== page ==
9750 posts since 1/22/2003

I always thought many black banjo players abandoned the banjo, as it was too much associated with plantation life (slavery) and racist stereotypes. They switched to the guitar. White folks though adopted the banjo and kept it alive. Old-time mountain music, later "classic banjo", even later bluegrass…

Jan 26, 2021 - 7:31:07 AM
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61 posts since 11/28/2015

quote:
Originally posted by thebanjoshopper

how come in "old school" black music I never hear banjos? plus hip/hop/jazz/blues has strong black influences heck many blacks I know take pride in their cultural influence in those music genres. I mean music is not tied to an ethnicity, however it is safe to say jazz/hip hop is not chinese music lol

Beg to differ. My niche obsession is listening to an old Chinese standup comedy tradition called xiang sheng (??). Chinese is a language of homophones -words that sound alike but have different meanings (read, red), so the basis of the performance is wordplay. The history of this discipline is about as old as Old Time Music, being formally traced back to teahouse performances during the Qing Dynasty. Some performances involve rhythmic wordplay that to me have the same feel as hip hop. I am posting an example of this, mercifully edited from the original duration of 23 minutes (It's an acquired taste.) The skit is called Wu Song Fights the Tiger.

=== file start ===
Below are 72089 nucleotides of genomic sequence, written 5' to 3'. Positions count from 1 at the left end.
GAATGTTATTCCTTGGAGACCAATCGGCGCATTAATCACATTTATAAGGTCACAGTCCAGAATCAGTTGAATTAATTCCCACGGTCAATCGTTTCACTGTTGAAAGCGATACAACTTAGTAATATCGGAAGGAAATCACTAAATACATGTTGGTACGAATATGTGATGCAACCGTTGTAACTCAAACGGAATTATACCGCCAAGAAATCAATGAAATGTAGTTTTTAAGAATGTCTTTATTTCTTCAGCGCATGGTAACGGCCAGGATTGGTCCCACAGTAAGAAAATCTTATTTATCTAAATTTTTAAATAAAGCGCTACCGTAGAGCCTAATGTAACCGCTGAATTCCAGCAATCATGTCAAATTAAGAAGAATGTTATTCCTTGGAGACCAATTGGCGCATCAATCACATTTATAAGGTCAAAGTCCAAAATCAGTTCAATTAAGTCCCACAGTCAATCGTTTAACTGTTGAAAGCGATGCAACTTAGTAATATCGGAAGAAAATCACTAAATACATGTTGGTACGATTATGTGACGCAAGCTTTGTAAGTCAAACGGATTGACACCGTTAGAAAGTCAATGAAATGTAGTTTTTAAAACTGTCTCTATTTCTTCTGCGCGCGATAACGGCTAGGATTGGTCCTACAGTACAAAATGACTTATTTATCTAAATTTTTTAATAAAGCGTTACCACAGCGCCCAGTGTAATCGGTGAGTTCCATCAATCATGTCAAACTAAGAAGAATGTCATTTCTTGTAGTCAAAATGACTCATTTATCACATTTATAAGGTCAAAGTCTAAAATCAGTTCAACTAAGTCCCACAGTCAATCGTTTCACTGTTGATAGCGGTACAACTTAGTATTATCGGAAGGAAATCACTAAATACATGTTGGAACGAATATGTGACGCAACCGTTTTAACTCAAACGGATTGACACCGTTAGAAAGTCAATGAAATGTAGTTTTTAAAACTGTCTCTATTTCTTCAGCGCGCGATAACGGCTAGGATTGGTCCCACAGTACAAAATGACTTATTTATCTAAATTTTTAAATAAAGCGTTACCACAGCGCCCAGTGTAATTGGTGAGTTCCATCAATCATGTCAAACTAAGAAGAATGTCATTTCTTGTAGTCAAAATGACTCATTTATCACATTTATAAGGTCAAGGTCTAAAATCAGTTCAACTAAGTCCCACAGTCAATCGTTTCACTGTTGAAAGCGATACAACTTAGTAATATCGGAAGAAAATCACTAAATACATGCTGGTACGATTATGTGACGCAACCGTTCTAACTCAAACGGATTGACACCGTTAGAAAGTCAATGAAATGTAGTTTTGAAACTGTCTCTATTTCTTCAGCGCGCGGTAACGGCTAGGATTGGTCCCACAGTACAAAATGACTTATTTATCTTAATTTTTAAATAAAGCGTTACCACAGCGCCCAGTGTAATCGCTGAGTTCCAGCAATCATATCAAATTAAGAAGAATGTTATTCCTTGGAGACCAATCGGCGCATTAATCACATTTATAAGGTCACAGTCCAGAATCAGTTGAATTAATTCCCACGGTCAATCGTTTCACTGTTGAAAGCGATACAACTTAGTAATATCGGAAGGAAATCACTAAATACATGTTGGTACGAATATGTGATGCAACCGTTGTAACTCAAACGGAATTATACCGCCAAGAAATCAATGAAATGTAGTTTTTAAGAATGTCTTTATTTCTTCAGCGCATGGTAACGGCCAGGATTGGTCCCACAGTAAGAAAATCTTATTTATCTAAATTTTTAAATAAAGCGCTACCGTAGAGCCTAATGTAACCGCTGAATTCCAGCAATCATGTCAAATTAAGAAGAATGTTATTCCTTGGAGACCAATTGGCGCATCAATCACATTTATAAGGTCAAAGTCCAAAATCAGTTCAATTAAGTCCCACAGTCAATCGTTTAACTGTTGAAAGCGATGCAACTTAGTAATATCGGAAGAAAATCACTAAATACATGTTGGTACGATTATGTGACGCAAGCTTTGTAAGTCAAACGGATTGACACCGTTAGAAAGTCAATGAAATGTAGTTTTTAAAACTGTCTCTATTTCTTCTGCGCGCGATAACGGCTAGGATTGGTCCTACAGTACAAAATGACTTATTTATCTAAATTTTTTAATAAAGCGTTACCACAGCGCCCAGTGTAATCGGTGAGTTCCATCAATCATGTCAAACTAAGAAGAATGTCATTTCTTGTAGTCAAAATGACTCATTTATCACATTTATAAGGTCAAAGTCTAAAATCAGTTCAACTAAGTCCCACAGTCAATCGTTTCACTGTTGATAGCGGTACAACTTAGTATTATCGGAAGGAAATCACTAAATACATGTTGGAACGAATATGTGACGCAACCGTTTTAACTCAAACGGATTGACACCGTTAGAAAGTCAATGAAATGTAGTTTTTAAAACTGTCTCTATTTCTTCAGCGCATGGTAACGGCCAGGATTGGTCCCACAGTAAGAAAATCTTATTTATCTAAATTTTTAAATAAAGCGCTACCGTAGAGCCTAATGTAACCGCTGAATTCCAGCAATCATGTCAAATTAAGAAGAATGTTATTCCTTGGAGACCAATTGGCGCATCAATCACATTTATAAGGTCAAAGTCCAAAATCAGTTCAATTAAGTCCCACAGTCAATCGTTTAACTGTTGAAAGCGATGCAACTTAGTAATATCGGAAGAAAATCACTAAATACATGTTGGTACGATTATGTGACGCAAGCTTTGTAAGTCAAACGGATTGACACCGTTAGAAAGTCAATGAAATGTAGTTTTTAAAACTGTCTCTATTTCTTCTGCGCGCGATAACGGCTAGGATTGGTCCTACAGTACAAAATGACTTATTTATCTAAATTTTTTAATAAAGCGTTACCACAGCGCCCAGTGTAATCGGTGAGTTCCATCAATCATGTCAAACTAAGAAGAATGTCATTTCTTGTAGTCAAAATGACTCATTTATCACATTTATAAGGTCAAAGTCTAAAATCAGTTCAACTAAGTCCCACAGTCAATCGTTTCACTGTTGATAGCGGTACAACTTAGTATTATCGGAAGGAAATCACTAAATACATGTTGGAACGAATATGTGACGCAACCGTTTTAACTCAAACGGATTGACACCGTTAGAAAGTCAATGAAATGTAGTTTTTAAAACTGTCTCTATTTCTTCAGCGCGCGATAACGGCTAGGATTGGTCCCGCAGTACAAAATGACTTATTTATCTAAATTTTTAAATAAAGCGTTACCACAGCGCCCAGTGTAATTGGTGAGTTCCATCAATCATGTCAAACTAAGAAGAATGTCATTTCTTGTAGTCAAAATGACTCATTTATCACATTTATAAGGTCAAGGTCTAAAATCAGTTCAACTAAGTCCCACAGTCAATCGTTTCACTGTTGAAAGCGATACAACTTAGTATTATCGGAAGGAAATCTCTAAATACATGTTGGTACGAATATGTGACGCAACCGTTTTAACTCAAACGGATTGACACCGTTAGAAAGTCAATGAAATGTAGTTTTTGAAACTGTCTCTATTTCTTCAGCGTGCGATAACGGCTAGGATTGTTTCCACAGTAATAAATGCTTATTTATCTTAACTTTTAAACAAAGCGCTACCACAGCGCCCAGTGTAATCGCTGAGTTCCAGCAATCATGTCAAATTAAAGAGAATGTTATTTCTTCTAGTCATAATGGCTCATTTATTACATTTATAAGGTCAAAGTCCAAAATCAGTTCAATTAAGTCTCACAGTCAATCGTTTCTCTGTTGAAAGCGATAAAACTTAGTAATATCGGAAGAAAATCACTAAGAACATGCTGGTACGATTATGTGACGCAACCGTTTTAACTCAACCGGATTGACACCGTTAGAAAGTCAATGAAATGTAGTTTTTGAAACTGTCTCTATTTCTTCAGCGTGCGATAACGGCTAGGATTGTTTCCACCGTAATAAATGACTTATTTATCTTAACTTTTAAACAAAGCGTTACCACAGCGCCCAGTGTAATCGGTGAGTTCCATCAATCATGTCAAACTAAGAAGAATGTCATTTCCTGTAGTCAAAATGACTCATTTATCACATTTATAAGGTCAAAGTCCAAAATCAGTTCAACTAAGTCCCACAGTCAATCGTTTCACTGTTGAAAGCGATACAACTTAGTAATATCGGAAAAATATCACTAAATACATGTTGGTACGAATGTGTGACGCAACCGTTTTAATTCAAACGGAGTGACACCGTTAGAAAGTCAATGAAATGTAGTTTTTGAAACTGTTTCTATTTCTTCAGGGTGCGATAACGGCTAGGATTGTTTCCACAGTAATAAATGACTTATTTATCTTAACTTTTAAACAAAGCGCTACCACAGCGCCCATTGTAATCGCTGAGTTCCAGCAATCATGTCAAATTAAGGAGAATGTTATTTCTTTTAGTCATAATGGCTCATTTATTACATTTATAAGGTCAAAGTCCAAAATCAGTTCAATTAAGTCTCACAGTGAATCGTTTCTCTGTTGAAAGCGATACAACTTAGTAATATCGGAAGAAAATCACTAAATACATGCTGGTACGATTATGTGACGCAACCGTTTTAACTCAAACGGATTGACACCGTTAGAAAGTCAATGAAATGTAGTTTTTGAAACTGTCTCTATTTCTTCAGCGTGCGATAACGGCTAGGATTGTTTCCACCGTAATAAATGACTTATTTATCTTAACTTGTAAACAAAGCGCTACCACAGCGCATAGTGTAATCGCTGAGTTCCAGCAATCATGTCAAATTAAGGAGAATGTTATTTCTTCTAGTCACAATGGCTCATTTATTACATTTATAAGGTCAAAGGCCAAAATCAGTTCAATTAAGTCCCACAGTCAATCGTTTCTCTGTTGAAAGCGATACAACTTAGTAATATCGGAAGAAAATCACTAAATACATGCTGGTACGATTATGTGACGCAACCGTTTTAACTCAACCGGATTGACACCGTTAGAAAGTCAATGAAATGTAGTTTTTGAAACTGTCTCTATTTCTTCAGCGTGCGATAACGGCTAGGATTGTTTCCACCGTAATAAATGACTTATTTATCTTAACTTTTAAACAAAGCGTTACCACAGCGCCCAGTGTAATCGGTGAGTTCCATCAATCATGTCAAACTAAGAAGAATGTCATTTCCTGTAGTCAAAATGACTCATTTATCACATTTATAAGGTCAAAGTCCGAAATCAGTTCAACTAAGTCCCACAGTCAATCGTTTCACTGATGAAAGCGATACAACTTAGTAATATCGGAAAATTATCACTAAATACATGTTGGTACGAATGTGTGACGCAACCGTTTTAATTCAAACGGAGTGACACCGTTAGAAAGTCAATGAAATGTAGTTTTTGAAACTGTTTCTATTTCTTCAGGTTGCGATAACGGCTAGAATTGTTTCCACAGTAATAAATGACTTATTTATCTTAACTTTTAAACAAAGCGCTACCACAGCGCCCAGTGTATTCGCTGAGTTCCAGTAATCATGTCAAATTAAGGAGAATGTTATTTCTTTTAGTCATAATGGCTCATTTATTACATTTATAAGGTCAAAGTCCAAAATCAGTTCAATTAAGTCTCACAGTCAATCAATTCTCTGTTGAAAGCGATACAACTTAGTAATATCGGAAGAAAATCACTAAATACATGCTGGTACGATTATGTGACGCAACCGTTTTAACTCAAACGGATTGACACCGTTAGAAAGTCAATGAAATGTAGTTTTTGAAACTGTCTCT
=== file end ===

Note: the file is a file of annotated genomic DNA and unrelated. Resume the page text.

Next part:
Can't say whether there are any jazz equivalents, since I no nothing about Chinese music.

 

 

 

 

 

 



Jan 26, 2021 - 8:50:46 AM

1080 posts since 1/9/2012

Some years ago, a Black neighbor and friend asked me to help her get started playing some banjo. At some point she explained that she had wanted to pick it up since she was a child, but her parents were horrified at the prospect and forbade it. The friend would be about 65 now.

Jan 26, 2021 - 12:11:17 PM

914 posts since 6/25/2006

 

Sorry its a bit off-topic but there are unique banjo traditions in different countries e.g. Algeria and Brazil.  We seem to think it's all about bluegrass or oldtime but the banjo has wings!